International Delight Cleans Up its Design

April 6, 2009

International Delight Cleans Up its Design

Published in Brandweek
Design | April 2009

by Becky Ebenkamp, bebenkamp@brandweek.com
 

This brand of coffee creamer used to spill, sputter and drip. Now it simply sweetens. 

The idea

The plan: WhiteWave hired Fairfield, Conn., agency Product Ventures to rethink its bottle design for an operation that was dubbed, “Fix it now!” Stylistically, the silhouette was given a more Euro-modern look to go with its name. But, fixing the functional flaws came first so that the brand could compete with Nestlé’s Coffee-mate in store fridges (and stay upright in domestic ones). The package also was designed to withstand the entirely unnecessary shake test. International Delight doesn’t need to be mixed, but people do it instinctively. So, a “safety” feature assuages fears of christening their kitchens with cream. “It makes an audible ‘snap’ when it shuts,” Product Ventures CEO Peter Clarke said of the psychologically soothing sound.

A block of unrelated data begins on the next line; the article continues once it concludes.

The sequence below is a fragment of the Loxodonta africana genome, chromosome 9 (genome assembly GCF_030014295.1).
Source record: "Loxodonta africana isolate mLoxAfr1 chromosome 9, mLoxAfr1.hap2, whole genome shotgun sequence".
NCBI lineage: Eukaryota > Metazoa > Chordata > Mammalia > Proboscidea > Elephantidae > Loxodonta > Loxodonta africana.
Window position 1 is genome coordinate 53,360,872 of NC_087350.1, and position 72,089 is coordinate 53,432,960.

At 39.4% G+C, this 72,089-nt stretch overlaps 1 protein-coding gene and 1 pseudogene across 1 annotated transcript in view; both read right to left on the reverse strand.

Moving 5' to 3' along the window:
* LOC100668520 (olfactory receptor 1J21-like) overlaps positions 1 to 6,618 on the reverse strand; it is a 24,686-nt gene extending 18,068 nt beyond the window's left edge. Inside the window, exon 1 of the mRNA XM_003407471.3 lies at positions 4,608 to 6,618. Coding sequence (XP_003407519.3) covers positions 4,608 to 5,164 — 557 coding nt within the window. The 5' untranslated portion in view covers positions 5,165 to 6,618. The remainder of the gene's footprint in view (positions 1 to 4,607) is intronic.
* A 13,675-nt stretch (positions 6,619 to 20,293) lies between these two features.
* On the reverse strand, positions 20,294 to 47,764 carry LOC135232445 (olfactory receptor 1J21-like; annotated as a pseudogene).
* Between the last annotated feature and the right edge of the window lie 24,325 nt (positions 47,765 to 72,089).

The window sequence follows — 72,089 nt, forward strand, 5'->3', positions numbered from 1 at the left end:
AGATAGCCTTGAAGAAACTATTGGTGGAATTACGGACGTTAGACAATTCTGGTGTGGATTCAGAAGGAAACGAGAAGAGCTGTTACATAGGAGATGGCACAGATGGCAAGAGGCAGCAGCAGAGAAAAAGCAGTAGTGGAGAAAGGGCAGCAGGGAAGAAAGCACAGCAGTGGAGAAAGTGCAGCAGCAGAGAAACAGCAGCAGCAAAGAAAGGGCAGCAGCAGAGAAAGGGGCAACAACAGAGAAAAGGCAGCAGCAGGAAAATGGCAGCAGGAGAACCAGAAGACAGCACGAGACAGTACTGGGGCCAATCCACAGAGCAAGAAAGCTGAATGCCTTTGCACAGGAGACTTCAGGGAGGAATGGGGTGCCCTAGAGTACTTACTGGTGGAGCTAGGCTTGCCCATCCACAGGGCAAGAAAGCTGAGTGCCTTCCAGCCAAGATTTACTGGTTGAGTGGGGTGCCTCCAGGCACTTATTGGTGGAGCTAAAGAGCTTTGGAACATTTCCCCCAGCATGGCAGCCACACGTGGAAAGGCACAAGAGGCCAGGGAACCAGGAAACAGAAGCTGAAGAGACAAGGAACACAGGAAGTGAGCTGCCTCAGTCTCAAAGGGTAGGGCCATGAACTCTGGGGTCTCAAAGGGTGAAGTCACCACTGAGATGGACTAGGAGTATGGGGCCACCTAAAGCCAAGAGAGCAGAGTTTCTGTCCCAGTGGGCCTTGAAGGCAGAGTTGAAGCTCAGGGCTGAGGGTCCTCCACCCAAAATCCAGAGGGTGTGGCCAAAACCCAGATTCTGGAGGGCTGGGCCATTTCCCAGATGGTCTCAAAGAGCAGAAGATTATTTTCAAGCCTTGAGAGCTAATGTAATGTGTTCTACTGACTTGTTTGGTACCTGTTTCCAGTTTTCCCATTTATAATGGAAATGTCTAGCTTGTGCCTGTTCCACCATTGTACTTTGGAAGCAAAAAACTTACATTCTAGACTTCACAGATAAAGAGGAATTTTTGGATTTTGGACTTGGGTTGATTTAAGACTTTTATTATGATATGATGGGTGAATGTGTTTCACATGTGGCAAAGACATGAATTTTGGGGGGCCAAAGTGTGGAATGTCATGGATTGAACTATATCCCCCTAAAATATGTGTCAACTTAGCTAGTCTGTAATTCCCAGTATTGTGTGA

The results: The new look and smooth pour immediately yielded positive results. The design, which is still rolling out, is responsible for a 3 to 5 percent unit growth, and a $1 million a year savings in production costs. Even the critics seem less jittery. Bynum said, “Now we’re seeing three praises for every complaint.”

THE FINAL DESIGN
From gripes to grips: Even the indentation was a highly considered decision. Contrary to conventional thinking, consumer research indicated that people pour creamer at the counter, so the notch placement was ergonomically correct for someone standing. “‘You designed it for me,’ is how I’d paraphrase what people tell us [about the new design],” Bynum said. “It’s a lot about having coffee your way.” 
 

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